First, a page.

If you feel Docker for Mac is taking up too much space, first check how many images andcontainers you have with

  • docker image ls -a
  • docker ps -a

and consider deleting some of those images or containers, perhaps by running adocker system prune):

The automatic TRIM on delete should kick in shortly after the images are deleted and free the spaceon the host. Take care to measure the space usage with ls -s to see the actual number ofblocks allocated by the files.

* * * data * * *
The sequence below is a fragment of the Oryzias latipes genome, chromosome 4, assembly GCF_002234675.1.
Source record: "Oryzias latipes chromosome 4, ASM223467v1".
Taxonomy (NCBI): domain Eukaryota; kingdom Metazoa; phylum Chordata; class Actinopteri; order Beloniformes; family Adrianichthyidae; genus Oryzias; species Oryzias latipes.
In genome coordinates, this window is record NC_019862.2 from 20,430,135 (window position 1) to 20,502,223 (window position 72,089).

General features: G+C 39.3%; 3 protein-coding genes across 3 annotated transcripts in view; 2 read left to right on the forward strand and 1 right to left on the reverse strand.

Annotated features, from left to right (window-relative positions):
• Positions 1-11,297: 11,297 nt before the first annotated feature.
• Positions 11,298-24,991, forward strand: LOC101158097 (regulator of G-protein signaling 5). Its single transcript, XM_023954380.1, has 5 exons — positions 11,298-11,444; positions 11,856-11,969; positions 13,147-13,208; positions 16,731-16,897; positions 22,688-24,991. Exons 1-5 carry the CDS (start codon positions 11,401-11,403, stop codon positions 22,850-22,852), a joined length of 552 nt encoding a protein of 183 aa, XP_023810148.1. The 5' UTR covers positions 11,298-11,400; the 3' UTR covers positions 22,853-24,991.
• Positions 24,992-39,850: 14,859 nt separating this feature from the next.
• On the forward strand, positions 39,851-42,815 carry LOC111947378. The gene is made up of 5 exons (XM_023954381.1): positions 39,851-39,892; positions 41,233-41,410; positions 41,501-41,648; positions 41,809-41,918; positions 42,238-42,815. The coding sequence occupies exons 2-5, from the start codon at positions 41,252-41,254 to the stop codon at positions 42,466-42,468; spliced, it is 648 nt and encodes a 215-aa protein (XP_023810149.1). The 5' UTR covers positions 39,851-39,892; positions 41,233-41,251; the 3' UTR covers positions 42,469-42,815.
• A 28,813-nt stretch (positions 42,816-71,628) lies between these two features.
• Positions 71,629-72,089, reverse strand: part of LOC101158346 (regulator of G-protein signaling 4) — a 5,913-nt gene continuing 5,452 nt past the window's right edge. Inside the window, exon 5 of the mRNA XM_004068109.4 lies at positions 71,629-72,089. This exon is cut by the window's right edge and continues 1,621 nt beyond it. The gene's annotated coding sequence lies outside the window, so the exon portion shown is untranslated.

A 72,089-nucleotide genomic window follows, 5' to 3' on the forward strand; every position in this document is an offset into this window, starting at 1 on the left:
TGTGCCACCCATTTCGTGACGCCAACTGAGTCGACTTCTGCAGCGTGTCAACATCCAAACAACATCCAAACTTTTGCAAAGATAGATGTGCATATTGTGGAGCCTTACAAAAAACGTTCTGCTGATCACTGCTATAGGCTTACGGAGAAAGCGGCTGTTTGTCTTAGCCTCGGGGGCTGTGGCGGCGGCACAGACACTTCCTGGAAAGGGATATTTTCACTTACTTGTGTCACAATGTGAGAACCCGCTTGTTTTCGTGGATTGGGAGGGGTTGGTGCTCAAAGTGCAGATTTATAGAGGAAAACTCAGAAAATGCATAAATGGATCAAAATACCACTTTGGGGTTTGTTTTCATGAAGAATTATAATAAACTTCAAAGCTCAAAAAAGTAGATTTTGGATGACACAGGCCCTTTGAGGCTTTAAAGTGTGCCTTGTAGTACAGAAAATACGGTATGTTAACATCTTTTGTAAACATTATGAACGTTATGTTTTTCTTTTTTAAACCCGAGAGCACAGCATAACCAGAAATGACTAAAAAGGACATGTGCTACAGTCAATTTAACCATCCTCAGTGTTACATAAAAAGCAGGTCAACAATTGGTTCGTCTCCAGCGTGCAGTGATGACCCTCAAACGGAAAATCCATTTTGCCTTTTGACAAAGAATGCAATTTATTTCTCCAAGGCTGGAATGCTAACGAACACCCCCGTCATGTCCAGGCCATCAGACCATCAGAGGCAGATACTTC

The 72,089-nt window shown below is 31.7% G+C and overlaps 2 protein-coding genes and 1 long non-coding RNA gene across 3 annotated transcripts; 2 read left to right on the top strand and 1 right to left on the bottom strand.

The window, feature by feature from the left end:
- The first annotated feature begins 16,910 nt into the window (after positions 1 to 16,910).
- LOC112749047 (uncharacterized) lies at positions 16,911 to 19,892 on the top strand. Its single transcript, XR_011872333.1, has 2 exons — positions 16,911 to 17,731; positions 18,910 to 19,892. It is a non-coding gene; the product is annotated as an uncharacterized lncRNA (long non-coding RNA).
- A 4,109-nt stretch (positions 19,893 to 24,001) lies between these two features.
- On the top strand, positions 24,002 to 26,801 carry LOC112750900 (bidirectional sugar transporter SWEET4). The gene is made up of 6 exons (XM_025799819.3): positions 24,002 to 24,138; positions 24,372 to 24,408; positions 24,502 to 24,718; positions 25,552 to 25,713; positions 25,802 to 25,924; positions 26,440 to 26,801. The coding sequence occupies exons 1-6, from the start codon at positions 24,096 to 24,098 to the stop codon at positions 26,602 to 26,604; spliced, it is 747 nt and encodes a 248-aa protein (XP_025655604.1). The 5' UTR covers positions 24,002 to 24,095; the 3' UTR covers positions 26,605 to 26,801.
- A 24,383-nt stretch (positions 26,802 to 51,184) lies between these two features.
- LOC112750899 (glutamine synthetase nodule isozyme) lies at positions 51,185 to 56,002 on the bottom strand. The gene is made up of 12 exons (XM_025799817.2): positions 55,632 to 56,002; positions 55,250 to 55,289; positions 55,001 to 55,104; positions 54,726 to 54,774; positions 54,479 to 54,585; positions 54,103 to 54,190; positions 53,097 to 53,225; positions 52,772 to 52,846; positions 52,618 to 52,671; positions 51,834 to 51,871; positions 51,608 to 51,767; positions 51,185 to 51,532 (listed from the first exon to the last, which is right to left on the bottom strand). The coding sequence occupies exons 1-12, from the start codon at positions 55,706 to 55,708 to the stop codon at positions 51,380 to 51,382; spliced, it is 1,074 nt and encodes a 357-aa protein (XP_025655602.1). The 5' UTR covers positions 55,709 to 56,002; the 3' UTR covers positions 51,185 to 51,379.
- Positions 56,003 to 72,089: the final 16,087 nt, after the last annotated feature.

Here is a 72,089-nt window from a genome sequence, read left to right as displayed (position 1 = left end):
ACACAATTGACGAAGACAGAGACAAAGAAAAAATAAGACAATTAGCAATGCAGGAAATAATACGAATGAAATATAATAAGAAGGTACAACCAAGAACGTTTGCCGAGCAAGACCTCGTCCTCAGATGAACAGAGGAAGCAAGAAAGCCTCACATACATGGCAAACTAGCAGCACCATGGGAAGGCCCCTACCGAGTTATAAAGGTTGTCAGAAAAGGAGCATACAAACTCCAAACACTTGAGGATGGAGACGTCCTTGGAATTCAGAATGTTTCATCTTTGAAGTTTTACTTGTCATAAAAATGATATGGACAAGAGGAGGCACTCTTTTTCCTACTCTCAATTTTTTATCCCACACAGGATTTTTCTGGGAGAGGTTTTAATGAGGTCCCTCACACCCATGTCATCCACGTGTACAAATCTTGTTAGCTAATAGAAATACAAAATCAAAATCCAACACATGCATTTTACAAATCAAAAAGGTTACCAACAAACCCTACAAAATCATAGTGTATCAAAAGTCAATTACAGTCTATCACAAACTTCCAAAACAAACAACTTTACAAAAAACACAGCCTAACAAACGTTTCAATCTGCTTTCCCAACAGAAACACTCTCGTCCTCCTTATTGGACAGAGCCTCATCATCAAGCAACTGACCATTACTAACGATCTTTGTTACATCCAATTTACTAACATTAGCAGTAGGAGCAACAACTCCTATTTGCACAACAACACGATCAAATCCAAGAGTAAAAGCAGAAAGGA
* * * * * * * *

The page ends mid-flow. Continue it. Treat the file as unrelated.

If you want to trigger a TRIM manually in other cases, then run

How To Increase The Size Of The Base Docker For Mac High Sierra

To try all this for yourself, get the latest edge version of Docker for Mac from theDocker Store.Let me know how you get on in the docker-for-mac channel of theDocker community slack.If you hit a bug, file an issue ondocker/for-mac on GitHub.